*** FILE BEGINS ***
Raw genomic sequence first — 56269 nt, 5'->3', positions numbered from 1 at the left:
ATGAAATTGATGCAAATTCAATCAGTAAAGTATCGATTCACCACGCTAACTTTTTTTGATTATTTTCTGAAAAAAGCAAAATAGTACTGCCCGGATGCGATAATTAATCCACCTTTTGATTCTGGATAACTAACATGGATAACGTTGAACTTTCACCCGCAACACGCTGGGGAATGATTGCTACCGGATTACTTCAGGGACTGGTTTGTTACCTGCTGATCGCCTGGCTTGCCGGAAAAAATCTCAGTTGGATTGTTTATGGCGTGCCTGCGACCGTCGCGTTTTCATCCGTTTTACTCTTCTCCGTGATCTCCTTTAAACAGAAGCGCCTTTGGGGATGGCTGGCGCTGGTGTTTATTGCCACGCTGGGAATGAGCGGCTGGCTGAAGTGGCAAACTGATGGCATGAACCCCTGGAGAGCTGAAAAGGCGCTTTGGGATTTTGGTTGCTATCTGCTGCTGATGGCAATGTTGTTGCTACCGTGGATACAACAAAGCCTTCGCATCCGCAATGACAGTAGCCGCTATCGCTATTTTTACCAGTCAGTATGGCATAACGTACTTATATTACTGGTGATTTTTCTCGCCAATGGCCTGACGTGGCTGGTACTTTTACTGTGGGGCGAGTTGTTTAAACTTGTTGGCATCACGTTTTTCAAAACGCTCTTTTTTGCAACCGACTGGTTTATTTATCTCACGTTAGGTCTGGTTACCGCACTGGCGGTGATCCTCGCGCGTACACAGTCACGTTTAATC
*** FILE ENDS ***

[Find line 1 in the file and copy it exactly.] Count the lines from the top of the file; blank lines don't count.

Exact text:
Raw genomic sequence first — 56269 nt, 5'->3', positions numbered from 1 at the left: